How a child's exhumation has distressed Aboriginal elders

The Aṉangu Pitjantjatjara Yankunytjatjara area, in South Australia's remote north Image copyright ABC/Australian Story/Kent Gordon
Image caption The Aṉangu Pitjantjatjara Yankunytjatjara area, in South Australia's remote north

The removal of a child's remains from a cave in South Australia has prompted calls for an inquest, and government efforts to atone for culturally insensitive actions, reports Trevor Marshallsea.

Long ago, according to a famous Aboriginal legend, a maku - the white moth larva also known as the witchetty grub - made its way across the remote South Australian outback, carving what's now known as the Everard Ranges in its wake.

In the 1950s and '60s the British government, under agreement with Australia, exploded nine nuclear bombs near the region, as it developed its Cold War arsenal instituted under Winston Churchill. Two bombs were tested at Emu Field, just 180km (112 miles) across the flat, barren landscape from the Everards.

At some point during those controversial 11 years of atomic testing, an indigenous couple of the area and their young daughter took ill. Present day tribal elders believe this was due to radiation. They were of the so-called Spinifex People, who roamed over hundreds of kilometres in a nomadic existence in the outback.

The child died and her remains were interred in the customary manner for children, wrapped in hair and selected vegetation and placed in a high-up wall cavity in a cave. The parents soon also died, elsewhere in the region.

A decade later, relatives looked for the child's grave site, but with only scant details passed down from her parents, they were unsuccessful.

For some 60 years the bones lay untouched - until last November.

New land management staff on a routine inspection in the Sandy Bore Indigenous Protected Area (IPA) found the skeleton of the girl, thought to have been between three and six. Though indigenous people were present, they were not traditional owners of the area, and knew nothing of the girl's interment six decades earlier, and so police from the nearby town of Mimili were informed of the find. Also informed was a senior Aboriginal elder of the region, Rex Tjami.

Mr Tjami is director of administration in the Aṉangu Pitjantjatjara Yankunytjatjara (APY) area. He also happens to be one of the relatives of the deceased family who searched fruitlessly for the girl's remains in the Everards that day, saying he looked to the north of the maku's trail, when the burial site was to the south.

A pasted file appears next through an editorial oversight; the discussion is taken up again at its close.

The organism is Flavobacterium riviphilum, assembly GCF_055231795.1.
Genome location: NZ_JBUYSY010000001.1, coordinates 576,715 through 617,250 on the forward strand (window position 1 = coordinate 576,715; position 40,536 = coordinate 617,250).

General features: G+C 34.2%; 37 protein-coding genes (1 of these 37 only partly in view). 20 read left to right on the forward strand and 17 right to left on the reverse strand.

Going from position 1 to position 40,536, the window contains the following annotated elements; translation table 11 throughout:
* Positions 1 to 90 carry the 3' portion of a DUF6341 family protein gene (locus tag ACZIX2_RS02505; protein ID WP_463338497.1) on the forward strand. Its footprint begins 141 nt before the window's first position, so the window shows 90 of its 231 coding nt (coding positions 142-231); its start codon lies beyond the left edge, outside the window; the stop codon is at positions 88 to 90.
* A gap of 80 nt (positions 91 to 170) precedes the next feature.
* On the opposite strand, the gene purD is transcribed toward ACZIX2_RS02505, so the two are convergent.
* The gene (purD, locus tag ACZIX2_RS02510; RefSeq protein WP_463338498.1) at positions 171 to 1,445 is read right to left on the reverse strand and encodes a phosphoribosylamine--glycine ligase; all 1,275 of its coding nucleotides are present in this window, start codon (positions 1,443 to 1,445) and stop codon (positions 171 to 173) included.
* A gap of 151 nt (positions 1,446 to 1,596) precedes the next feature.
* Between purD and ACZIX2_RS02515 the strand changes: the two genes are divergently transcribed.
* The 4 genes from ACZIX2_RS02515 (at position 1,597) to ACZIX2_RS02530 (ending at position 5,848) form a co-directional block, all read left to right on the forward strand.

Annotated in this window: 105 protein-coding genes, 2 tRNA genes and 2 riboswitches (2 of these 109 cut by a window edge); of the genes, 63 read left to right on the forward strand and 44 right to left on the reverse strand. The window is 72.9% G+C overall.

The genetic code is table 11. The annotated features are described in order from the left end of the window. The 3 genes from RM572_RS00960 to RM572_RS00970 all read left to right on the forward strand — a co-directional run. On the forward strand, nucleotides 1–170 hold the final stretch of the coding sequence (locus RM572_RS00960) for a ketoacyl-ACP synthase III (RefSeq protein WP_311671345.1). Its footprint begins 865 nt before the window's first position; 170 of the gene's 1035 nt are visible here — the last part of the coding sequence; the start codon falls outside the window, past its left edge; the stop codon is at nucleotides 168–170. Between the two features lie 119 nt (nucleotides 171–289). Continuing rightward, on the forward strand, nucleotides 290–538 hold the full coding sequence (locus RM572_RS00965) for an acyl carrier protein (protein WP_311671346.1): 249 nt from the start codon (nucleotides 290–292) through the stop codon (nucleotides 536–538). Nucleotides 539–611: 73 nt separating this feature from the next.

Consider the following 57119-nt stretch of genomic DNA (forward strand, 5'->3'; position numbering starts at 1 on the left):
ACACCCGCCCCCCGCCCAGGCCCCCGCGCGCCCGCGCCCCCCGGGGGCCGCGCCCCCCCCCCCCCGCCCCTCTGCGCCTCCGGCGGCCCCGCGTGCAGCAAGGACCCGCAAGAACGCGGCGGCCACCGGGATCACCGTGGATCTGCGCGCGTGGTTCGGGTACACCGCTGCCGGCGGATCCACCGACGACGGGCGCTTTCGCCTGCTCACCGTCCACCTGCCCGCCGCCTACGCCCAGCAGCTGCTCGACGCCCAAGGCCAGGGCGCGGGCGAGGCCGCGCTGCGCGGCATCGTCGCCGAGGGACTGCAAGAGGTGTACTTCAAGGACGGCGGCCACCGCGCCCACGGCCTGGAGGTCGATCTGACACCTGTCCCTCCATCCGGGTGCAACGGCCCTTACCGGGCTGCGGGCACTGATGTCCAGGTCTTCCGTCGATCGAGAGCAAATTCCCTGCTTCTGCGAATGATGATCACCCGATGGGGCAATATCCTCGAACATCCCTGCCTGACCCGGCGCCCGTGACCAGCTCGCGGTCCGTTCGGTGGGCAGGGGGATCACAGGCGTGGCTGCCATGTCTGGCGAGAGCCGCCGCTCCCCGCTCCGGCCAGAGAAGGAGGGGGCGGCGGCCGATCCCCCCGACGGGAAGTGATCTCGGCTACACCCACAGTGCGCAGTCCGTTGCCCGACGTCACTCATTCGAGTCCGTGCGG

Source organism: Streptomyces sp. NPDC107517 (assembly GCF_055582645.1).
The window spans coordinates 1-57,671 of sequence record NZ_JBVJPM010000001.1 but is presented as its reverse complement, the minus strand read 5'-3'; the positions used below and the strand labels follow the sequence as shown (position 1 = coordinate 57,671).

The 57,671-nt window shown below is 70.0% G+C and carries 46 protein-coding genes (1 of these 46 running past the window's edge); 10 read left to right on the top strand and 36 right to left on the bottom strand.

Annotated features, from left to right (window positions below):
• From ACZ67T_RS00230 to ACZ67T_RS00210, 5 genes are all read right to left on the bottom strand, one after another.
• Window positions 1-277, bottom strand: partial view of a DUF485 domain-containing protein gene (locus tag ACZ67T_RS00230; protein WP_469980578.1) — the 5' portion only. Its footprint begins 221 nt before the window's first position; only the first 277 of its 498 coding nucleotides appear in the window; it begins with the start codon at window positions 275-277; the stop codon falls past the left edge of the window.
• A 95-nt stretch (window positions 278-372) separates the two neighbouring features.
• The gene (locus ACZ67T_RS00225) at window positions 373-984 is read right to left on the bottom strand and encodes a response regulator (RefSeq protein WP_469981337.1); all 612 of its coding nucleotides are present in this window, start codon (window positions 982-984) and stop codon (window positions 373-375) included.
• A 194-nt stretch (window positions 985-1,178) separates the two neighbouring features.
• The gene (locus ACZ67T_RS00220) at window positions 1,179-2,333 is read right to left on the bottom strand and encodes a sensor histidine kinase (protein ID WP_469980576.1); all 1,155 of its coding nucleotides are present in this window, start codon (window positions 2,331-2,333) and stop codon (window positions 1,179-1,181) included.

When Mr Tjami went to the cave, which is deemed a sacred site, some three weeks after being informed, he was horrified to find the bones had been removed.

Mimili police had informed detectives in the state capital Adelaide, 1,400km to the south. A forensic pathologist and a forensic anthropologist had visited the site. The pathologist formed the view the bones might have been laid to rest within the past 10 years, and might even not be indigenous. As a result, he gained permission from the state coroner to take the bones and burial effects back to Adelaide for further examination.

That might sound like routine police work, but it has raised a huge storm of cultural controversy and calls for an official inquiry, having inflamed indigenous sensitivities on the issue of how Aboriginal Australians bury their dead.

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"Our elders are very upset," Mr Tjami told the BBC. "Our culture has some special ways when it comes to burials. Babies and children are buried in a very special way. This was very disrespectful."

Mr Tjami is incensed he was not consulted before the bones were removed. Not only were they in an IPA, he could have told the pathologist about the deceased parents and the child.

He said the removal of the bones was akin to "coming into someone's backyard" and taking something away. The APY strongly believe that the dead should be left in peace, so that their spirit is undisturbed. While that's similar to many cultures, indigenous Australians also have a strong connection to the land they are from, with a deep belief they must return to it when they die.